"Abendland": Henry Wadsworth Longfellow i świadomość ekopoetycka

David Schauffler


David Schauffler

Abendland: Henry Wadsworth Longfellow
and the Ecological Consciousness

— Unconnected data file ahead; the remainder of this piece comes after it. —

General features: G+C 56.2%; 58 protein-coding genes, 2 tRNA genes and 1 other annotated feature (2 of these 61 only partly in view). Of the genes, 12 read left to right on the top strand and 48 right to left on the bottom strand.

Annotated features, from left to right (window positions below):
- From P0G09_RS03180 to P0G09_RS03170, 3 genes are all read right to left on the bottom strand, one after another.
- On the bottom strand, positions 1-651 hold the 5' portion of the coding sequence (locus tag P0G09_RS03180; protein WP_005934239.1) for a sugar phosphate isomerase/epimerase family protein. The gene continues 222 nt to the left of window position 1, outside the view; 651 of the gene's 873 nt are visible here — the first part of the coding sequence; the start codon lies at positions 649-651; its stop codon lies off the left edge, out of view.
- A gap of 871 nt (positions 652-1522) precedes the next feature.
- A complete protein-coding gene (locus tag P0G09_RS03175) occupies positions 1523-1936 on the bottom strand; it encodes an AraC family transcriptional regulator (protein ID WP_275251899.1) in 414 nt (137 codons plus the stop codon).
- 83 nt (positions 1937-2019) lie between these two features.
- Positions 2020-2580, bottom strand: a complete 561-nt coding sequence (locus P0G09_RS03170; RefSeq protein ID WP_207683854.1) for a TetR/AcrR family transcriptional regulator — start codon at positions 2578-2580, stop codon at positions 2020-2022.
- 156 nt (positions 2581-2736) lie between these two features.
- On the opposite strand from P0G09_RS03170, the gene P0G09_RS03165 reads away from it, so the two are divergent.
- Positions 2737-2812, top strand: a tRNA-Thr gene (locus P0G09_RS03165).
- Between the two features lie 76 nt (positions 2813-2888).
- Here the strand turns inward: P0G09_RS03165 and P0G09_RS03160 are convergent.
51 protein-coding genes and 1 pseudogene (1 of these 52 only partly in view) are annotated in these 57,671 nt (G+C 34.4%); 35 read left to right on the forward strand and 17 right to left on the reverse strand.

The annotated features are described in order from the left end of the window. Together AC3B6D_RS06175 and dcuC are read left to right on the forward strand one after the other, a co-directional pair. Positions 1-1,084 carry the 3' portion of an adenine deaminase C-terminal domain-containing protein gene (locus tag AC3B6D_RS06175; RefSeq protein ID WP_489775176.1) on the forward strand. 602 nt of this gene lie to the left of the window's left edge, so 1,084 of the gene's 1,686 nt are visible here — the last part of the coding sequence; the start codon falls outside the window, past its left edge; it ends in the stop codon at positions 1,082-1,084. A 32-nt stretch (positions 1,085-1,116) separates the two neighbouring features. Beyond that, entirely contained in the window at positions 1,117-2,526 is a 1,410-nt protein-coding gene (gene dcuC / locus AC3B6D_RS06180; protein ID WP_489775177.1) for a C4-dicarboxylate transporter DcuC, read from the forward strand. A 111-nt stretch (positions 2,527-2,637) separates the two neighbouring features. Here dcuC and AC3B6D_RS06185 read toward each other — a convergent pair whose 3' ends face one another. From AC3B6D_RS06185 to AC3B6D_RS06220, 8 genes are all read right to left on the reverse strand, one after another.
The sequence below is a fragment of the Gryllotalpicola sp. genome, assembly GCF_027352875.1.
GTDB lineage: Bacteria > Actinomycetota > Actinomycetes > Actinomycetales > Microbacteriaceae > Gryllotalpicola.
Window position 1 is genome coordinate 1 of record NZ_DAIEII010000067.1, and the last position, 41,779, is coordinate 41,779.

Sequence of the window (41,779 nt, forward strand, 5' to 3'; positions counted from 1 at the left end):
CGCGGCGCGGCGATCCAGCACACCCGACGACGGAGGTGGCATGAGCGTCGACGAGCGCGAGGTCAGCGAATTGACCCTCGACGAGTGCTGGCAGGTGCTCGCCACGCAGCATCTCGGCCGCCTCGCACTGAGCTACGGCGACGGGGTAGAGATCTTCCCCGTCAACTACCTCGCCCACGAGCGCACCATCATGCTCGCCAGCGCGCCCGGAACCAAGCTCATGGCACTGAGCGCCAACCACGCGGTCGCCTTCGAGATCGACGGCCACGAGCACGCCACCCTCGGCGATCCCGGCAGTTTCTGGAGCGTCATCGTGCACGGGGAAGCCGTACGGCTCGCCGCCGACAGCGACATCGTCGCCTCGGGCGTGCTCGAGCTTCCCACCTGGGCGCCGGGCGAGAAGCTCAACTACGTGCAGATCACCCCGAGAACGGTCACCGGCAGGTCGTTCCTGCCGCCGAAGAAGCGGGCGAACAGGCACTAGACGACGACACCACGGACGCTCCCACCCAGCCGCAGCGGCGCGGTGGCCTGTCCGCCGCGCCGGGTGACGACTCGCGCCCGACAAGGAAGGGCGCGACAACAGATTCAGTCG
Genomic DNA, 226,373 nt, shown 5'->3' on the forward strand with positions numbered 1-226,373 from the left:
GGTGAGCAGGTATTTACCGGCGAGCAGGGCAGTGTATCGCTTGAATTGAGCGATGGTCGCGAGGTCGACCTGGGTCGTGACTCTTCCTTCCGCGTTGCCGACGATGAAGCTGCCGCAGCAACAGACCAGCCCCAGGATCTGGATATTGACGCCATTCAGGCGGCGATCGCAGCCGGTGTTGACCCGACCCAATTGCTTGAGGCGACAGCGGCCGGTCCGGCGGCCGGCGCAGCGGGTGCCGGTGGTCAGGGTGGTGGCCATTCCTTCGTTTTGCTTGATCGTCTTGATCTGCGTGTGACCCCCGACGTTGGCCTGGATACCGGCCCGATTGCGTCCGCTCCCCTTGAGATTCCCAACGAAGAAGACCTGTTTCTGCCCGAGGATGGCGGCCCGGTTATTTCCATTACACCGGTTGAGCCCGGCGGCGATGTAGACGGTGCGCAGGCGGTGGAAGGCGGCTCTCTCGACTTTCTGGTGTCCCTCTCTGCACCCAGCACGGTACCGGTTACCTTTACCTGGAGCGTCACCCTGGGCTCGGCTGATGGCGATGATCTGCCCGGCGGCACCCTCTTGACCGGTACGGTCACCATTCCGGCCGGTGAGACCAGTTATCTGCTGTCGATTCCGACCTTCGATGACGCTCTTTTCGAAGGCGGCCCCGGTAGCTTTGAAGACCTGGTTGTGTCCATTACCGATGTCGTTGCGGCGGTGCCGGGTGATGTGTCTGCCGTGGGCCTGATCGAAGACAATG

The field of ecological criticism has, in the United States, concentrated upon recent and contemporary works, regularly invoking only a small group of earlier writers, such as Thoreau and Leopold, who are obvious precursors of modern ecological thinking. However, if one turns to 19th century writers whose popularity during their lifetimes shows that they voiced widely held views, one may conclude that the concerns of today’s ecological critics and writers have always figured prominently in the American consciousness. This paper examines some representative works of Henry Wadsworth Longfellow, to show that this supremely conventional poet wrote feelingly on three issues that most preoccupy current ecological criticism: the condition and fate of Native Americans, the exploitation of nature, and the instability and destructiveness of modern civilization. Longfellow’s popularity in his own day indicates that his vast readership was likewise exercised by these concerns, and that, therefore, the “ecological consciousness” was quite widely held in mid-19th century America. The paper suggests obliquely that this conclusion may lead one to take a dim view of the practical effectiveness of an ecological consciousness in Longfellow’s day or in our own.

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